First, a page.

What is Keynesian Economics?
Keynesian economics comes from the theories of John Maynard Keynes. Put simply; it asserts that economic performance is determined by aggregate demand, i.e., net spending in the economy. Aggregate demand is the total amount of goods and services that consumers, companies and government bodies purchase. Aggregate demands also includes purchasing by foreign participants.
Economists sometimes use the term Keynesian Theory with the same meaning as Keynesian economics.
The central tenet of Keynesian Economics is that government intervention can stabilize the economy.
In Keynesian economics, aggregate demand is not always equal to the productive capacity of the economy. Alternatively, if we determine aggregate demand by some factors, it behaves irregularly, directly affecting employment and inflation.
British economist John Maynard Keynes (1883-1946) theorized Keynesian economics during the 1930s. He was trying to determine what had caused the Great Depression.
The Great Depression started in 1929 and lasted more than a decade. It was the most severe, longest-lasting, and most widespread depression of the last century.
From 1929 to 1932, global GDP shrank by 15%. Unemployment in the United States reached 25%. In fact, unemployment reached 33% in some advanced economies.
At the time, Keynes proposed raising government spending and reducing taxes. He believed this would increase demand and subsequently end the Great Depression.
Keynesian economics – spend
Keynes published his thoughts in a 1936 book, titled “The General Theory of Employment, Interest and Money.”
His solution to the Great Depression was to save the economy by:
- Reducing interest rates.
- Increasing government investment in infrastructure.
The central bank should reduce interest rates on money it lends to commercial banks. Subsequently, commercial banks will reduce interest rates on their loans to customers.
With lower interest rates, customers will borrow more. More borrowing boosts the economy.
Keynesian economics advocates a mixed economy with the private sector as the driver. However, it requires the governments to intervene during times of economic decline.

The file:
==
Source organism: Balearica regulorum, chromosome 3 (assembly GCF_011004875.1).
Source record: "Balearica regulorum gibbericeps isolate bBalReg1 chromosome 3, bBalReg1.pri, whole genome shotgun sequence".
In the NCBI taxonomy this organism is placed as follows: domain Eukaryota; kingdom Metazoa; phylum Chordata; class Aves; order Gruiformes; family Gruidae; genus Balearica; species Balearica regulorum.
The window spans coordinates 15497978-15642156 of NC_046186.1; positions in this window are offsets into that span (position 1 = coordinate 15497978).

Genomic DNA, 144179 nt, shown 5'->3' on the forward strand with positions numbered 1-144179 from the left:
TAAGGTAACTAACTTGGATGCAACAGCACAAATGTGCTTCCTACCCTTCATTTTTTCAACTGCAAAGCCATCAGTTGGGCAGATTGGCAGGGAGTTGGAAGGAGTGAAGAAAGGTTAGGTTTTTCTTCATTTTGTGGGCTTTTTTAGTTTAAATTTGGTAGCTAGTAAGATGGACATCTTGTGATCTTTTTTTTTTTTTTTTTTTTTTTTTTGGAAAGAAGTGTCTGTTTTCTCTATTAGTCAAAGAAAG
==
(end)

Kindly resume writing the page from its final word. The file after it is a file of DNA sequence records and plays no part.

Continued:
People who follow Keynesian economics say that the private sector can sometimes make decisions that trigger bad macroeconomic outcomes.
When this happens, the public sector must intervene with active policy responses. In other words, the government should respond with monetary policy actions and fiscal policy actions.
Fiscal policy refers to government spending and the collection of taxes.
After the Great Depression, Keynesian economics became the standard economic model in the developed nations. It lost some influence during the stagnation of the 1970s.
However, after the global financial crisis of 2007/8, it made a comeback.
Keynes challenged Adam Smith’s theory
Before Keynes publicized his General Theory, most economists believed that there was a state of general equilibrium in the economy. Economists believed that the needs of consumers were greater than the capacity of producers to satisfy them.
Before Keynes’ General Theory emerged, economists had believed that the free market was self-adjusting. They thought that when goods and services sold at the appropriate price, consumers would buy them. In fact, they believed that consumers would buy all of them.
They also believed that the cyclical swings in economic output and employment would self-adjust naturally.
Keynes’ view that governments have a major role to play in economic management clashed with the laissez-faire economics of Adam Smith. Smith said that economies work best when markets are left free of state intervention.
The International Monetary Fund writes the following about John Maynard Keynes:
“He remembered the lessons from Versailles and from the Great Depression, when he led the British delegation at the 1944 Bretton Woods conference—which set down rules to ensure the stability of the international financial system and facilitated the rebuilding of nations devastated by World War II.”
“Along with U.S. Treasury official Harry Dexter White, Keynes is considered the intellectual founding father of the International Monetary Fund and the World Bank, which were created at Bretton Woods.”
“Keynes stated that if Investment exceeds saving, there will be inflation. If Saving exceeds investment, there will be recession.”
“One implication of this is that, in the midst of an economic depression, the correct course of action should be to encourage spending and discourage saving.”
“This runs contrary to the prevailing wisdom, which says that thrift is required in hard times. In Keynes’s words, ‘For the engine which drives Enterprise is not Thrift, but Profit.'”